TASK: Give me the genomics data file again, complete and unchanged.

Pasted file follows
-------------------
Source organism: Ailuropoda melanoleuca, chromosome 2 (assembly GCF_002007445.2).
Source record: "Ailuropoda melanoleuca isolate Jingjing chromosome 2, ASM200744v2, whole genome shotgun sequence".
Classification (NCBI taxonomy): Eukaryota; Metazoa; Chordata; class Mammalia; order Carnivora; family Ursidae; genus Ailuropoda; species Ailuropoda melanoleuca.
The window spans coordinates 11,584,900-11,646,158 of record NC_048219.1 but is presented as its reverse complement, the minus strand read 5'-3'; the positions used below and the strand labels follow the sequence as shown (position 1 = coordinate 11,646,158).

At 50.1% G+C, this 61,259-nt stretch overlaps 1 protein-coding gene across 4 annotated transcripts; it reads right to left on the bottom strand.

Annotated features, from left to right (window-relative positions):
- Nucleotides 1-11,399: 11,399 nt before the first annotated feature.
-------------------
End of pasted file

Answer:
Source organism: Ailuropoda melanoleuca, chromosome 2 (assembly GCF_002007445.2).
Source record: "Ailuropoda melanoleuca isolate Jingjing chromosome 2, ASM200744v2, whole genome shotgun sequence".
Classification (NCBI taxonomy): Eukaryota; Metazoa; Chordata; class Mammalia; order Carnivora; family Ursidae; genus Ailuropoda; species Ailuropoda melanoleuca.
The window spans coordinates 11,584,900-11,646,158 of record NC_048219.1 but is presented as its reverse complement, the minus strand read 5'-3'; the positions used below and the strand labels follow the sequence as shown (position 1 = coordinate 11,646,158).

At 50.1% G+C, this 61,259-nt stretch overlaps 1 protein-coding gene across 4 annotated transcripts; it reads right to left on the bottom strand.

Annotated features, from left to right (window-relative positions):
- Nucleotides 1-11,399: 11,399 nt before the first annotated feature.